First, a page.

Dorothy Chan: December 2016 Poet of the Month
Tattoo Parlor Sexed
As the artist fills the pen, I remember
when I was a kid, I’d watch Coneheads non-stop,
always pausing at the scene when the daughter
gets a butterfly tattoo on her cone. She was a piece
of work—a work of art, a child’s craft project
gone comedic, a beginner sticker book that angered
Daddy, and I wonder what it is with tattoos that even makes
supermodels and drag queens go crazy. Your body
is your canvas, but I remember that last week
of college when you live out your regrets,
when the muscular pretty boy who used to walk me
home after parties was getting a tattoo and asked me
to go with him. He wanted a superhero logo on his shoulder,
and I sat there annoyed with all the designs:
devils, angels, “I Love You, Mom,” “Patty Forever,”
remembering how all the English nerds
got Oedipa’s horn on their forearms—
massaging his hand, the entire time, because
what is the right response when you’re not a participant?
I thought about him, sitting there, branding himself,
getting the stupidest tattoo in the world, then remembered
that reality show of the random guy blessed with dating
an entire girl band. The blonde guy’s girl with pigtails
takes him fishing. He passes out and vomits.
Peppy One takes him on a retro shopping spree.
The other one does some kind of typical date: probably
dinner or a movie or even both. And Wild One
meets him on the beach, promptly telling him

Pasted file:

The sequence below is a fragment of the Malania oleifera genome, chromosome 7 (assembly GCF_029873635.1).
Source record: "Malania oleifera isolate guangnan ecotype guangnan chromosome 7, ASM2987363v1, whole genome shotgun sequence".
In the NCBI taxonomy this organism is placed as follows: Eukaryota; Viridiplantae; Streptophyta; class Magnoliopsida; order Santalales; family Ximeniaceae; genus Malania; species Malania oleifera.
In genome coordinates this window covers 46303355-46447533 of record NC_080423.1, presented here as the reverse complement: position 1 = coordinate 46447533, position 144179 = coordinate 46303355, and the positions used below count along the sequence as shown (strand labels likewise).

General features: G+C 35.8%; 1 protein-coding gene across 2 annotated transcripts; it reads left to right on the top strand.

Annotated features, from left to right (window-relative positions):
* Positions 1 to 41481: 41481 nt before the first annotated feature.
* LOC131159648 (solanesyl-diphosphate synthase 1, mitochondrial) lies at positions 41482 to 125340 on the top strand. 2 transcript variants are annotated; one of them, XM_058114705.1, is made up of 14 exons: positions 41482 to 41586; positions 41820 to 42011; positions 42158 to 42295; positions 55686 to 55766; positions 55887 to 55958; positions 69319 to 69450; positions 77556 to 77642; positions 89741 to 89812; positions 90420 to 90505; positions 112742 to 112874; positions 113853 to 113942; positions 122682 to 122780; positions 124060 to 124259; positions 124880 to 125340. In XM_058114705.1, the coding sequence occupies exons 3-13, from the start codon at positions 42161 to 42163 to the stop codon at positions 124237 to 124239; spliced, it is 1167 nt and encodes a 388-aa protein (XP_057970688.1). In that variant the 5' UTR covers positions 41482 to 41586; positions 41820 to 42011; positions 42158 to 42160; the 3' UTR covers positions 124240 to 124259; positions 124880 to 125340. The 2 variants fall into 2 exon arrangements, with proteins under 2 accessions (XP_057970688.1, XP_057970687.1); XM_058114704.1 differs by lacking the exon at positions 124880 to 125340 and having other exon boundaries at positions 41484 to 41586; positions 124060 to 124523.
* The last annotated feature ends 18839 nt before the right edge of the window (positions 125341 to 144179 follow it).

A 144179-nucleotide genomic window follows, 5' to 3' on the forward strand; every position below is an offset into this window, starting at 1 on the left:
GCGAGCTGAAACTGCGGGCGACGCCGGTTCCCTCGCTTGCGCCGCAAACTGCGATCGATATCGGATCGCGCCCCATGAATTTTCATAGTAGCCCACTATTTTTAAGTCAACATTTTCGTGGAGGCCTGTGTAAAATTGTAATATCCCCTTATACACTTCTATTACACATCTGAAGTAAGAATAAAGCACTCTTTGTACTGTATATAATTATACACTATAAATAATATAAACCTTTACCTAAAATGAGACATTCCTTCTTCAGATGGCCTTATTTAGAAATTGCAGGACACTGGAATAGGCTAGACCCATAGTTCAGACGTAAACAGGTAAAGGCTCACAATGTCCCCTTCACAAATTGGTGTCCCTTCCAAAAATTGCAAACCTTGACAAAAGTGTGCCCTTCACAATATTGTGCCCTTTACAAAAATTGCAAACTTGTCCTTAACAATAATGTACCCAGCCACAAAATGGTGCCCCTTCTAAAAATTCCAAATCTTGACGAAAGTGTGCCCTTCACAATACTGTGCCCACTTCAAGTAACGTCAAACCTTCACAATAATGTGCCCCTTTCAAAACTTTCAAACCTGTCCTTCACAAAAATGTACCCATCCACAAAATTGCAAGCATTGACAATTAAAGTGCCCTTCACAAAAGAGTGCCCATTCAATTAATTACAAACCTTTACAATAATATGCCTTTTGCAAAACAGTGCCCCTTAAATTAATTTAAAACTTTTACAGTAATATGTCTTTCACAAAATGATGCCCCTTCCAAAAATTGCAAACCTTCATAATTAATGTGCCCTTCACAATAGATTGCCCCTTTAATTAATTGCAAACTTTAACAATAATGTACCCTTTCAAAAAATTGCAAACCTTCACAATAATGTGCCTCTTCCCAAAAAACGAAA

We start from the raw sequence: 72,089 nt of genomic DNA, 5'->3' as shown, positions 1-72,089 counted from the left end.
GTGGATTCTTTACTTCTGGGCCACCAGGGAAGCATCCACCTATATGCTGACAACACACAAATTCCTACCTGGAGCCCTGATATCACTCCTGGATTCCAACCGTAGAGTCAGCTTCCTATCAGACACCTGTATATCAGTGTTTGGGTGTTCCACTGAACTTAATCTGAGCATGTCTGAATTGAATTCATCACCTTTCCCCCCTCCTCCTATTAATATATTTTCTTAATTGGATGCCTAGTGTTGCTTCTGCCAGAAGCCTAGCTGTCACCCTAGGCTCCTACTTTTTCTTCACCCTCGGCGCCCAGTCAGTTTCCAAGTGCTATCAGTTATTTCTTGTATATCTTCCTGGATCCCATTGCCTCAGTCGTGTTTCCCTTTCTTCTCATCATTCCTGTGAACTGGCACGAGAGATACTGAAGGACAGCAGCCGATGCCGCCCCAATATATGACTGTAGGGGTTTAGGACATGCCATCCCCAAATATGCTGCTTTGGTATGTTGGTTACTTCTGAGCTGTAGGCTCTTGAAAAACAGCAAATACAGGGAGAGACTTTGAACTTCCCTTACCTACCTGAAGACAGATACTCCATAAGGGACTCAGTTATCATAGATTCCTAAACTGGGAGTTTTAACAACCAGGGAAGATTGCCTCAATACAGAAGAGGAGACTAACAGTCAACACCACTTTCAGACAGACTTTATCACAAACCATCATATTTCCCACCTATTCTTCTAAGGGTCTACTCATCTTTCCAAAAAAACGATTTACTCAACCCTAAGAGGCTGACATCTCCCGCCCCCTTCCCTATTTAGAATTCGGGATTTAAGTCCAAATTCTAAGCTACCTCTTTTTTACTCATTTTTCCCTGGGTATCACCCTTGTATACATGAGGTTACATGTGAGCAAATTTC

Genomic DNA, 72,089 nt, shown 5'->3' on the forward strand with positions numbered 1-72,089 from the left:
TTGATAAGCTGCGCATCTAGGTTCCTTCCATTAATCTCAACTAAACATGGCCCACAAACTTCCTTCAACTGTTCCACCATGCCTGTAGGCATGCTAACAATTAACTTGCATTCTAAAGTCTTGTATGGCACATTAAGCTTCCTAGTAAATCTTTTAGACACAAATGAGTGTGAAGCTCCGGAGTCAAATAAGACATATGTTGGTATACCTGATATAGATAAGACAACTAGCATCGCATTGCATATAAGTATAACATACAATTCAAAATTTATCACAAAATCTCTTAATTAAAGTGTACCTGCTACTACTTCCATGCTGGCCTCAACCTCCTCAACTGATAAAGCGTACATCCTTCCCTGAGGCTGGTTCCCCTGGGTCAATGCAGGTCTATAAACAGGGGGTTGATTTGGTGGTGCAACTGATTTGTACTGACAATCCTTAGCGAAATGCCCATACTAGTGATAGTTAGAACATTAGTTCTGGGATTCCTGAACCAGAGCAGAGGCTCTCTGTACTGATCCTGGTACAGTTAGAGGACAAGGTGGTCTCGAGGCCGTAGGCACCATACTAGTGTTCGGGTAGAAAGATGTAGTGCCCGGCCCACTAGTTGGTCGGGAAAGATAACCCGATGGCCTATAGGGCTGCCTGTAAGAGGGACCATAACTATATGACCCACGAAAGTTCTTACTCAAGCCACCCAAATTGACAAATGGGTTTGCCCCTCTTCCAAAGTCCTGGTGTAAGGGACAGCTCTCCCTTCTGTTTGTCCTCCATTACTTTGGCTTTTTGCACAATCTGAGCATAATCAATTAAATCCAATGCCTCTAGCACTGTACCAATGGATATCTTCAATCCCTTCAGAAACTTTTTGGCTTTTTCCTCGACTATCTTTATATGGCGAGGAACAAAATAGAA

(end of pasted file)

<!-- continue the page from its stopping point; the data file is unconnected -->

they’re getting tattoos, and before the ink dries on his panther,
she’s giving him massages all over. She wins,
and in the next scene, she and Random Blessed Guy
eat a steak dinner, then look down at New York
from a helicopter. And it’s crazy, the way some people
get so turned on with pain, but I’m starting to feel fragile.
In the parlor, I feel like every part of my body is going to
fall apart any minute—I imagine my nipples getting pierced,
my breasts bursting into flames—how I’m a porcelain doll,
and one little touch is going to make me shatter,
and I let go of Pretty Boy’s hand, escaping this charade,
on the way home thinking of getting anime eyes
tattooed on the back of my neck,
because I’m always watching you.
Miss Hong Kong, I’ll Always Love You
We land in Hong Kong, and the first present
my mom receives from her best friend is a tabloid.
Miss Hong Kong 1974’s on the cover,
her botched plastic surgery and Botox showing
how life’s a forever pageant—and I think about
how buying someone a tabloid is like buying
someone a nightgown or a pair of boy shorts
or toilet paper when you know they’re out
or a gift card to a chain restaurant—you’d better
be damn close or dating for at least three months,
but back to Miss Hong Kong: I look at her
looking at a photo of herself as a twenty-something
during her short-lived singing career,
performing in a wedding dress as hot men dressed
as waiters come up behind her, trying to steal her
attention with flowers or chocolates or coupons
for walks on the beach, but Miss Hong Kong,
I’d throw those flowers out because they make me sneeze,
and I’d nix the romance on the beach because
the sand tickles my feet, but I’ll devour your whole box
of truffles or caramels—why are we even reminiscing?
Just go to a five-star in central and the world’s hottest
waiters will be lining up just to take your order,
and Miss Hong Kong, I’ll love you forever, but please
eat the men like dim sum and throw out that goddamn
wedding gown. White’s really not your color.
Dorothy Chan is the Assistant Editor of The Southeast Review. She was a 2014 finalist for the Ruth Lilly and Dorothy Sargent Rosenberg Poetry Fellowship and a 2016 semi-finalist for The Word Works’ Washington Prize. Her work has appeared or is forthcoming in Blackbird, Plume, Spillway, Little Patuxent Review, Dialogist, and Hinchas de Poesia. In 2012, she was nominated for a Pushcart.